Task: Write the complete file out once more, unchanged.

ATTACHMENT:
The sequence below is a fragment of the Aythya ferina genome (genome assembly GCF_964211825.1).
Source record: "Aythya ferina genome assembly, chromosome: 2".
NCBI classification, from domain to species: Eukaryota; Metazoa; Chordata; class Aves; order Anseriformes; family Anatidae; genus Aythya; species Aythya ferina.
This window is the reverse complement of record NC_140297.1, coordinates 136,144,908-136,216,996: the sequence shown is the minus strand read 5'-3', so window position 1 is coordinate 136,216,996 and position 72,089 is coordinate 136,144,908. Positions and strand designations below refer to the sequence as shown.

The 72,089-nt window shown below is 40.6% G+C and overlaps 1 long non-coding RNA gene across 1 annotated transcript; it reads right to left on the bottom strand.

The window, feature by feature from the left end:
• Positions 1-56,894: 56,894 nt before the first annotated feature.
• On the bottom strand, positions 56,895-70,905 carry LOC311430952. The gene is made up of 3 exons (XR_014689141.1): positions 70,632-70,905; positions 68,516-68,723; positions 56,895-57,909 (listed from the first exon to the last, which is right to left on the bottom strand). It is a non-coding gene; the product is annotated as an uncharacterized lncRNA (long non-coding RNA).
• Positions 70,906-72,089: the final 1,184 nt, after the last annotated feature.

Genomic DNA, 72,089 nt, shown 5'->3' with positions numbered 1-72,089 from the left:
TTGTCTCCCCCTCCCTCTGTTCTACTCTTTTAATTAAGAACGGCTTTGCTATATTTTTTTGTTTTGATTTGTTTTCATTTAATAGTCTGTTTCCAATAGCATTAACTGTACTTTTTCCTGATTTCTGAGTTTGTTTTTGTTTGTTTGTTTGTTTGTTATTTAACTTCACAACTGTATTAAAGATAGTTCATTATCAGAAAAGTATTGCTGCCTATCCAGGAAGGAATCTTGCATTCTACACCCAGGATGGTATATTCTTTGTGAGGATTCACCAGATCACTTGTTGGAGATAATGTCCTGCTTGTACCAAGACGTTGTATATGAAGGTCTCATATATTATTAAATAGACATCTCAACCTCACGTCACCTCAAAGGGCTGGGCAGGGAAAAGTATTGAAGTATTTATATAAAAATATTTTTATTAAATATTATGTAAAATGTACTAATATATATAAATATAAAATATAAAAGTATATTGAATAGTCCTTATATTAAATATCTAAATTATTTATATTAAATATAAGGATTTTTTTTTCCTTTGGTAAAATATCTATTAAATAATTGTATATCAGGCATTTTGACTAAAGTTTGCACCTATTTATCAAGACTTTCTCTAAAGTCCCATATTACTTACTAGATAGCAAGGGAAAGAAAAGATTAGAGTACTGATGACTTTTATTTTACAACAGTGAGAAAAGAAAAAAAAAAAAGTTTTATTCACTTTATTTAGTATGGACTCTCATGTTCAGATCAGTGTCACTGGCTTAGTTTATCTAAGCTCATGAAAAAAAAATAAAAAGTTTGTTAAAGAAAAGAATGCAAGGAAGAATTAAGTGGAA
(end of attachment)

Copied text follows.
The sequence below is a fragment of the Aythya ferina genome (genome assembly GCF_964211825.1).
Source record: "Aythya ferina genome assembly, chromosome: 2".
NCBI classification, from domain to species: Eukaryota; Metazoa; Chordata; class Aves; order Anseriformes; family Anatidae; genus Aythya; species Aythya ferina.
This window is the reverse complement of record NC_140297.1, coordinates 136,144,908-136,216,996: the sequence shown is the minus strand read 5'-3', so window position 1 is coordinate 136,216,996 and position 72,089 is coordinate 136,144,908. Positions and strand designations below refer to the sequence as shown.

The 72,089-nt window shown below is 40.6% G+C and overlaps 1 long non-coding RNA gene across 1 annotated transcript; it reads right to left on the bottom strand.

The window, feature by feature from the left end:
• Positions 1-56,894: 56,894 nt before the first annotated feature.
• On the bottom strand, positions 56,895-70,905 carry LOC311430952. The gene is made up of 3 exons (XR_014689141.1): positions 70,632-70,905; positions 68,516-68,723; positions 56,895-57,909 (listed from the first exon to the last, which is right to left on the bottom strand). It is a non-coding gene; the product is annotated as an uncharacterized lncRNA (long non-coding RNA).
• Positions 70,906-72,089: the final 1,184 nt, after the last annotated feature.

Genomic DNA, 72,089 nt, shown 5'->3' with positions numbered 1-72,089 from the left:
TTGTCTCCCCCTCCCTCTGTTCTACTCTTTTAATTAAGAACGGCTTTGCTATATTTTTTTGTTTTGATTTGTTTTCATTTAATAGTCTGTTTCCAATAGCATTAACTGTACTTTTTCCTGATTTCTGAGTTTGTTTTTGTTTGTTTGTTTGTTTGTTATTTAACTTCACAACTGTATTAAAGATAGTTCATTATCAGAAAAGTATTGCTGCCTATCCAGGAAGGAATCTTGCATTCTACACCCAGGATGGTATATTCTTTGTGAGGATTCACCAGATCACTTGTTGGAGATAATGTCCTGCTTGTACCAAGACGTTGTATATGAAGGTCTCATATATTATTAAATAGACATCTCAACCTCACGTCACCTCAAAGGGCTGGGCAGGGAAAAGTATTGAAGTATTTATATAAAAATATTTTTATTAAATATTATGTAAAATGTACTAATATATATAAATATAAAATATAAAAGTATATTGAATAGTCCTTATATTAAATATCTAAATTATTTATATTAAATATAAGGATTTTTTTTTCCTTTGGTAAAATATCTATTAAATAATTGTATATCAGGCATTTTGACTAAAGTTTGCACCTATTTATCAAGACTTTCTCTAAAGTCCCATATTACTTACTAGATAGCAAGGGAAAGAAAAGATTAGAGTACTGATGACTTTTATTTTACAACAGTGAGAAAAGAAAAAAAAAAAAGTTTTATTCACTTTATTTAGTATGGACTCTCATGTTCAGATCAGTGTCACTGGCTTAGTTTATCTAAGCTCATGAAAAAAAAATAAAAAGTTTGTTAAAGAAAAGAATGCAAGGAAGAATTAAGTGGAA